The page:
Veritas Investments shares plunged 42 per cent after the food and beverage investor downgraded its outlook for earnings and nixed a first-half dividend.

The Auckland-based company said underlying profit, which excludes one-time items, will probably be between $3 million and $3.5 million in the year ending June 30, down from a previous estimate of $5.3 million to $5.5 million. Underlying profit fell 4.3 percent to $4.3 million last financial year, after it also downgraded its guidance and lowered its dividend.

Its stock sank to 29c yesterday.

Veritas, whose assets include the Mad Butcher franchise, Nosh food stores, Better Bar Company and meat patty supplier Kiwi Pacific Foods, said it won't pay a dividend for the first half of its financial year following disappointing trading. It expects to write down the value of its assets by $5.4 million and is seeking a chief executive as it works with external advisers PwC to review operations and bolster profits.


"This is not the first time they have disappointed the market, so confidence is very low in that stock now and it's going to take quite some time before any confidence will return," said Grant Williamson, a director at brokerage Hamilton Hindin Greene. "When the company misfires and comes up short on its guidance quite regularly then the market just loses complete confidence in the company, so I think it's going to take a lot of hard work to turn this company around.

"Certainly the bargain hunters aren't coming into it at this stage."

Veritas had previously affirmed its profit guidance in November, saying first-quarter trading was in line with expectations and the second quarter was expected to be more profitable. However, today, the board said the group experienced "highly competitive market conditions" during the first half of its financial year and adverse weather conditions had impacted its second quarter results.

The company now expects underlying profit of between $900,000 and $1 million in the first six months of the financial year ended Dec. 31. The results will be released by the end of February, it said. While it's paying no dividend for the period this year, last year it made a first-half payment of 2.7 cents per share.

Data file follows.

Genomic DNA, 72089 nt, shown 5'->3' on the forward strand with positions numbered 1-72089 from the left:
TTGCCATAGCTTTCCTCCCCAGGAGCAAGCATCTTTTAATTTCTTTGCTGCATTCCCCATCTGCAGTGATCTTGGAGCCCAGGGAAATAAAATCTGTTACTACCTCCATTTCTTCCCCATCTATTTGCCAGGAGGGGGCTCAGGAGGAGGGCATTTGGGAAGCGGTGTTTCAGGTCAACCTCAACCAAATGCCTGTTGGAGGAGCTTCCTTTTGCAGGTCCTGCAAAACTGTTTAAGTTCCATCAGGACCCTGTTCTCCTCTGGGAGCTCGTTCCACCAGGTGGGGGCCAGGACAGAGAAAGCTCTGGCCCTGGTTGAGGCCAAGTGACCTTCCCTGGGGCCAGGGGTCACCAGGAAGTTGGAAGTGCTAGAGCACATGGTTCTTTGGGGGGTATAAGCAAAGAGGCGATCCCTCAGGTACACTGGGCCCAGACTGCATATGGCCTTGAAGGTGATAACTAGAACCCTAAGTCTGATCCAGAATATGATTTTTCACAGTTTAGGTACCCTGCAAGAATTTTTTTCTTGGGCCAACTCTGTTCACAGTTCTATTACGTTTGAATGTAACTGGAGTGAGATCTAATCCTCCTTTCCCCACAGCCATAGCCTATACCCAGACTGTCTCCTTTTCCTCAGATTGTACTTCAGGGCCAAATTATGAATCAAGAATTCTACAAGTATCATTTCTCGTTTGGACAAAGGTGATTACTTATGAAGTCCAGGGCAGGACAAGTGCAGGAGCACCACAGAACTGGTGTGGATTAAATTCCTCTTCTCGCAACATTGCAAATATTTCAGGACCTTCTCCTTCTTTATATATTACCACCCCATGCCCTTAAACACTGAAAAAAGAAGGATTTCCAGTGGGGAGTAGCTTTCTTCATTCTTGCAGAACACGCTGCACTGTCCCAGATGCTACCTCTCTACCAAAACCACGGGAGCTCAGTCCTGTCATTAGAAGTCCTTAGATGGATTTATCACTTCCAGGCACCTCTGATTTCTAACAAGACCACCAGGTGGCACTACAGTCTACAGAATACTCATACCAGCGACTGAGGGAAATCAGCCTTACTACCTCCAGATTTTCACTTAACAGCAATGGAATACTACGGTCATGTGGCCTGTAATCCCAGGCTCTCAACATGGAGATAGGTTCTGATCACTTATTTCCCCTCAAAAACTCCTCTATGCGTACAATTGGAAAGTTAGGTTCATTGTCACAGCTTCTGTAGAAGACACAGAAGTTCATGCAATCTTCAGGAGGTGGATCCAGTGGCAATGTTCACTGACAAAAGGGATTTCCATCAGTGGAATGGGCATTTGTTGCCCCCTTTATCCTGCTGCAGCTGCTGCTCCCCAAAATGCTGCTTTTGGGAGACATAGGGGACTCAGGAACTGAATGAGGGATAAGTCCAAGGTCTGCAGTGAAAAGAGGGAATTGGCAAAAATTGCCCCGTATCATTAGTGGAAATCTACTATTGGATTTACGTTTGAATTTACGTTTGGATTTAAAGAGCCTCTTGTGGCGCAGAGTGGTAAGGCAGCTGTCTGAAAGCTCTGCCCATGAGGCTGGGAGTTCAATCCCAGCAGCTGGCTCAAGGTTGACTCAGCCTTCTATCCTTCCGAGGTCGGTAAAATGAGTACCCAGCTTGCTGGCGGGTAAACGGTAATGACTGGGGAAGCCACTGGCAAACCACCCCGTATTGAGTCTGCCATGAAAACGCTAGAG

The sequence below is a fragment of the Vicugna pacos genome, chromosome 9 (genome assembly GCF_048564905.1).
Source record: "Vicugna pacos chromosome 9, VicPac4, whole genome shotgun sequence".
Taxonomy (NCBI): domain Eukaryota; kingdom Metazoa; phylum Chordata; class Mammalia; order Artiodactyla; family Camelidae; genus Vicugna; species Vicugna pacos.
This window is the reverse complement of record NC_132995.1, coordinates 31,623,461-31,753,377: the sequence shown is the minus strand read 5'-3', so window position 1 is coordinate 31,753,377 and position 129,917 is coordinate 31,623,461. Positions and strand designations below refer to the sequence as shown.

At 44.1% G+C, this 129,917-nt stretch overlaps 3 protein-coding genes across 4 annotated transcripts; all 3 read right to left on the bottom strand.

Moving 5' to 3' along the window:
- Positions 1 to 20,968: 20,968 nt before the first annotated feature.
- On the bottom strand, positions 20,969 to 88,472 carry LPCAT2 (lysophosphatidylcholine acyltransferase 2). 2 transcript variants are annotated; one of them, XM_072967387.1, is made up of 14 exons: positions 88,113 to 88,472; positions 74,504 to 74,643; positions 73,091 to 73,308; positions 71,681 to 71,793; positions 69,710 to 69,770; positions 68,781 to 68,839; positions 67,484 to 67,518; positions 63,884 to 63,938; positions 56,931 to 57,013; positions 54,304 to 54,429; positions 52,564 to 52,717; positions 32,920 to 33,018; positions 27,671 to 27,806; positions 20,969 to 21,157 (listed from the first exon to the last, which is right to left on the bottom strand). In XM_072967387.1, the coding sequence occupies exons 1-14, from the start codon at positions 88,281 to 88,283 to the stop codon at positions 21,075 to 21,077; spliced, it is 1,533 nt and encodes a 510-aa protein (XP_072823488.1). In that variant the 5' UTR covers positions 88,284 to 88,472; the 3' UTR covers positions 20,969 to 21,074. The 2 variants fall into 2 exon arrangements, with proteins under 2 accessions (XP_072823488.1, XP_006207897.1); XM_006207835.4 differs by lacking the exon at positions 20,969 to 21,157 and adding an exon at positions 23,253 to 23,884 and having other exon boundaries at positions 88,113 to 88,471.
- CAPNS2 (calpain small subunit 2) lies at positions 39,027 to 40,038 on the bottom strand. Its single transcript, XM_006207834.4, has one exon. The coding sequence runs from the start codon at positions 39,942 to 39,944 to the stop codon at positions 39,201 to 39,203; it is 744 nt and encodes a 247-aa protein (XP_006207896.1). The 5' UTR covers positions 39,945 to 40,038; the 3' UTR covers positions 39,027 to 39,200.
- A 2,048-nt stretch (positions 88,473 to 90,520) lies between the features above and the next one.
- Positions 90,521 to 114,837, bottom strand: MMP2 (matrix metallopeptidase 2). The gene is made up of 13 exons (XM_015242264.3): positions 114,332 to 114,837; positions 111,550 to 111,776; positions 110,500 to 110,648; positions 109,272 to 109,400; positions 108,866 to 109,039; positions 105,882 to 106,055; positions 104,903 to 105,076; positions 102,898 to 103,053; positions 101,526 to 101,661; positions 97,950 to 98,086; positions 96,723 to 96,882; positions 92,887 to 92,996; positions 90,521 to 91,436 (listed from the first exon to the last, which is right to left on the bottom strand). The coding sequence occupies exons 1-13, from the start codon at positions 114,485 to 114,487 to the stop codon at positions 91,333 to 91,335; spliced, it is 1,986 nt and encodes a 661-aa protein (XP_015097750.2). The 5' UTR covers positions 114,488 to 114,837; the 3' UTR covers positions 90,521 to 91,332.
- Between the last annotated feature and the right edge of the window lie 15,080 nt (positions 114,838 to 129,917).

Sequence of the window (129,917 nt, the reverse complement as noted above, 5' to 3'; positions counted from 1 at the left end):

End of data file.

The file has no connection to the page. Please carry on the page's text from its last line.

Veritas was formed in December 2011 through a reverse sharemarket listing with the aim of acquiring high quality New Zealand retail and consumer businesses. It said it sought established businesses with strong, sustainable cash flows and considerable future growth opportunities. It bought the Mad Butcher franchisor business in May 2013, took a half share in Kiwi Pacific Foods in December 2013, acquired Nosh Food Market in September 2014 and The Better Bar Company in November that year.

It said today the majority of its Mad Butcher stores were trading profitably, although five stores had consistently failed to achieve budgets. While two of those may be able to be turned around, the other three should be considered as impaired assets, it said.
The Nosh business achieved profitability in the December month although it failed to achieve budget in the preceding two months.

"Significant efforts are being made around gross margin, cost control and increasing sales and the board is confident of a continuing track towards business profitability over the next six months," it said of the Nosh business.

All of its Better Bar Company outlets traded profitably and materially to budget in the second quarter after it sold three under-performing Hamilton bars in December, the company said, adding it was redeveloping some existing sites.

The largest item in its writedown announced today was a $3 million hit to the carrying value of its Kiwi Pacific Foods unit, reflecting uncertainty around its appeal against an arbitrator's ruling in favour of Burger King franchise operator Antares Restaurant Group's quitting their joint venture, which supplies beef patties to the fast food operator.

Veritas bought its stake in Kiwi Pacific Foods for $2.8 million in cash and $400,000 in shares at $1.38 apiece, with potential earn-outs if certain export targets were met. The cash component of the sale was funded by bank debt.